I’ve been having a blast discovering some authors that I hadn’t read before and Largent is one of those. This book is a cool take on the Eco Terror horror novels I’ve been reading. But this time it has a twist. Instead of some creature that you can see and fight this time it is a disease that is going to kill you. You can’t see it coming only the terrifying results! Time to get to the good stuff.
The residents of the small Indiana town of Half Moon are just living their lives and minding their own business. Then one day a couple of bodies are found. All twisted and dried out they turn to dust before the coroner can even arrive to investigate. Inexplicable and odd as it may seem no one panics. But then more bodies show up and the authorities are called in to help the local sheriff sort it all out. But it continues to get worse and before the citizens of Half Moon realize the danger the National Guard has arrived, and the town is on lockdown. What is the cause of the mysterious disease and how is it spreading? Could it be tied into the history of one of the locals? More importantly can it be stopped? These questions and more will be answered before the final page is turned.
I rather liked this book. It does have some flaws that I will discuss later, but overall it was a good read. Heck I read the entire thing in one sitting after arriving home from my local used bookstore. For those of you that gave me some heat for admitting I had read an earlier book on my Kindle. I did find an actual old beat-up paperback copy of Black Death for this review! The story was engaging, and I liked the twists and turns Largent gives the reader to chew on. We get a great mystery. What is the illness and how is it being transmitted? Mixed in are some decently graphic and sadly disturbing death scenes. When people die from the illness they rapidly decay until nothing is left but a pile of dust. I found that horrifying which I suppose was the point.
Our main protagonist is a Deputy Sheriff named Bogner and the reader gets to experience most of the story from his point of view. The author does a great job of making him an everyman that we can relate to. He isn’t portrayed as some sort of action hero and unlike many of the books we aren’t expected to swallow him doing some insanely heroic and nearly impossible things. He is a regular guy doing what he can to save his town and the woman he cares about. That was a nice change of pace.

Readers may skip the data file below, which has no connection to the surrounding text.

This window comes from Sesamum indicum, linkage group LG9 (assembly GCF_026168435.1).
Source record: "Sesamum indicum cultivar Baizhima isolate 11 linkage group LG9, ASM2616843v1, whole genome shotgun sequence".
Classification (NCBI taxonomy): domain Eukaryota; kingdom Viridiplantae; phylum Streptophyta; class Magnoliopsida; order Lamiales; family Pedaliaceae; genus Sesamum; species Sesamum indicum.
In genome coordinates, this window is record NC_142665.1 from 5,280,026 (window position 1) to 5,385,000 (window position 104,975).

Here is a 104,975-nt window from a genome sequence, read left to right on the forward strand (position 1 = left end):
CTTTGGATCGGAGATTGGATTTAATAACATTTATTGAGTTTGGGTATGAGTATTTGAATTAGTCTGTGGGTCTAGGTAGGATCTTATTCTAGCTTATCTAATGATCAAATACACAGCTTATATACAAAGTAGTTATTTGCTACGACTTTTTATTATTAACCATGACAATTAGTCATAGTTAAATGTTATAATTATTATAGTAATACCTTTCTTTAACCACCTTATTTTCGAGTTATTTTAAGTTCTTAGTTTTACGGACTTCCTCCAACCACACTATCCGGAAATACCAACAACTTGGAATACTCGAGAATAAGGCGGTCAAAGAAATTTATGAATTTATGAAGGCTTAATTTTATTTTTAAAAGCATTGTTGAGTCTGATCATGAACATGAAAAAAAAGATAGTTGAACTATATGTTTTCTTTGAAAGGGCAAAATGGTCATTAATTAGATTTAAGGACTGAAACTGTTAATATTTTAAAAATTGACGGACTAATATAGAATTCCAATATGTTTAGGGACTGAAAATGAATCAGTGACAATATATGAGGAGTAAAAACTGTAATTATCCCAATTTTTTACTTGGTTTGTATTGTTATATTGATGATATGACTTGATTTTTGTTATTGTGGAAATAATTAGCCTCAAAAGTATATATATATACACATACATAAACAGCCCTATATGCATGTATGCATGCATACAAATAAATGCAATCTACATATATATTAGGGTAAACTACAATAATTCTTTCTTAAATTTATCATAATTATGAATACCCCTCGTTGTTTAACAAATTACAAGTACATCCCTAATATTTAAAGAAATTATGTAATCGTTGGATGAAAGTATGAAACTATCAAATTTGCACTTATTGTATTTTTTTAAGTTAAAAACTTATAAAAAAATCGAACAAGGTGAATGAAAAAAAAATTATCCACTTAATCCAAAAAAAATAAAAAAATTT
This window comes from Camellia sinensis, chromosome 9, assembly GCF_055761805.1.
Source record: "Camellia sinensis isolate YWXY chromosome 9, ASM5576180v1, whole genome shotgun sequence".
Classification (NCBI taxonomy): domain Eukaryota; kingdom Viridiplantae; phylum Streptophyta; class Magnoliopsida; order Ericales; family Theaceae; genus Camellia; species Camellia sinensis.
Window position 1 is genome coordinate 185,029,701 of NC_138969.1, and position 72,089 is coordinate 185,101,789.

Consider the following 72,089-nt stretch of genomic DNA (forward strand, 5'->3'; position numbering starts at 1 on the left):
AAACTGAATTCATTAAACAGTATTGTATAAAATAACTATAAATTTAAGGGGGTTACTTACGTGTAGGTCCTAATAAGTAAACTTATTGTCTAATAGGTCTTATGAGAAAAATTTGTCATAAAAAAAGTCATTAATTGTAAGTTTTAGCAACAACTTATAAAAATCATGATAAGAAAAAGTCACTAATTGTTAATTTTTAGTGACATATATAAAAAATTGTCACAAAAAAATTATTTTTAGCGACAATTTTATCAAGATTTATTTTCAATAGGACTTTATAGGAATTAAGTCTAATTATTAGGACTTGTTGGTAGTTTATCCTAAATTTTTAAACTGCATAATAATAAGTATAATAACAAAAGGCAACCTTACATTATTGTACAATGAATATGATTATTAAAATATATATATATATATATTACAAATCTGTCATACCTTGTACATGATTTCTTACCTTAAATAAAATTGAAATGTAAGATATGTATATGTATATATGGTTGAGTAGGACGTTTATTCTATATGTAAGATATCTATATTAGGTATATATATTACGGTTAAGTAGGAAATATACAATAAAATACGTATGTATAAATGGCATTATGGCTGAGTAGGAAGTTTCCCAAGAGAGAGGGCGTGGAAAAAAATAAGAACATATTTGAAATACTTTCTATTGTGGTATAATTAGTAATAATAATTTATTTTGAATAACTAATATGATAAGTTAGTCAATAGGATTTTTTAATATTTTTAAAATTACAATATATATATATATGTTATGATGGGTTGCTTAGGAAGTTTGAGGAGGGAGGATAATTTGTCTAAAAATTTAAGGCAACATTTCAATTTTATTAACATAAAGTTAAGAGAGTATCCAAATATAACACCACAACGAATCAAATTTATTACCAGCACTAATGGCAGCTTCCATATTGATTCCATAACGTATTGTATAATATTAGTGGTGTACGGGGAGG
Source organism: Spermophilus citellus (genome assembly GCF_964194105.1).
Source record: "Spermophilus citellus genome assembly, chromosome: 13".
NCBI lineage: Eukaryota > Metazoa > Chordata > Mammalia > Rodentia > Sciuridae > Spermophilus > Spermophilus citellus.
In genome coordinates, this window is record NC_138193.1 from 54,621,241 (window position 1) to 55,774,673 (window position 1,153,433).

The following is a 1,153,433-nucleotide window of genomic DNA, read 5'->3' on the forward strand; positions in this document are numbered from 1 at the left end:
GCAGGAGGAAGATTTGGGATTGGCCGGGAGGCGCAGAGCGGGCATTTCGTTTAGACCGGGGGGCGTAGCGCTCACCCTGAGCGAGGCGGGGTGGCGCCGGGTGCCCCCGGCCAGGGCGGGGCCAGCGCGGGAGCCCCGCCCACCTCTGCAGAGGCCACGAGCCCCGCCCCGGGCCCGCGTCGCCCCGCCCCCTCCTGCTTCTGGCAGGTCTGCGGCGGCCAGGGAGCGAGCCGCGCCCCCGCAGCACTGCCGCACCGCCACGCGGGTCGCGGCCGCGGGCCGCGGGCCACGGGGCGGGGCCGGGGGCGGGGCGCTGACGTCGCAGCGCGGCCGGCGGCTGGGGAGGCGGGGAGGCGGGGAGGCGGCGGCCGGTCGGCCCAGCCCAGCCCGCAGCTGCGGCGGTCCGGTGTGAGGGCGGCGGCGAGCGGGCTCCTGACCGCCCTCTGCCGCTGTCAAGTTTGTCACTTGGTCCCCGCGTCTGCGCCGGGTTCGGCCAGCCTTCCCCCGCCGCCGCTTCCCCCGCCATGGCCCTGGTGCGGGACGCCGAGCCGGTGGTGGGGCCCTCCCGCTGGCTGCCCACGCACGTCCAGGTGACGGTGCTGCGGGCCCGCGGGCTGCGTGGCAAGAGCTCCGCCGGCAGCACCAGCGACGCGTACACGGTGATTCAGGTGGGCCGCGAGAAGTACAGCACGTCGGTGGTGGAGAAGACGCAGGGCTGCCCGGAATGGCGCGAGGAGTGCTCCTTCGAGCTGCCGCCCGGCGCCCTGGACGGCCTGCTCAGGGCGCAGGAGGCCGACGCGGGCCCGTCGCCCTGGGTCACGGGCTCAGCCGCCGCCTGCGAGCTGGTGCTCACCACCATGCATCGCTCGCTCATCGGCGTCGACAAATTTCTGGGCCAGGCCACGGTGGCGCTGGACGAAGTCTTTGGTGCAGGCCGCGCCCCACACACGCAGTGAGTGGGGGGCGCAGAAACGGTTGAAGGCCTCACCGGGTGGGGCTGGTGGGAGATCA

There are a couple of things that bugged me about the book and I’m going to do my best to talk about them without any spoilers. First up is the source of the infection. Well maybe not the source itself, but the fact that no one has noticed it before. The book establishes that it affects animals, so it is almost impossible that nothing had happened up until the events of the story. There is a character who should have had every reason to suspect or at least pay attention to things that is caught by surprise. I found that a bit hard to believe.
I also was really happy with what I thought was the ending of the book but then we get an epilogue. Again, without giving too much away what feels like the finale is a bit bleak but fits with the general tone of the book. But then we get an extra chapter tacked on at the end where we find out a couple of minor characters had a happy ending. In what should have been the end the infection is out of control and things look bad, but the tacked-on bit happens ten years later and inexplicably everything is fine and under control. This was a bummer.
Flaws taken into consideration I still had a good time reading Black Death. Heck most of my complaints exist because I enjoyed the characters and story so much that it bothered me when it was messed with. I have to believe someone during the editing process suggested to lighten up the ending. If you read this, and I think you should, skip the epilogue and let it end with the last scene with Bogner. Way cooler that way!
© Copyright 2018 John Shatzer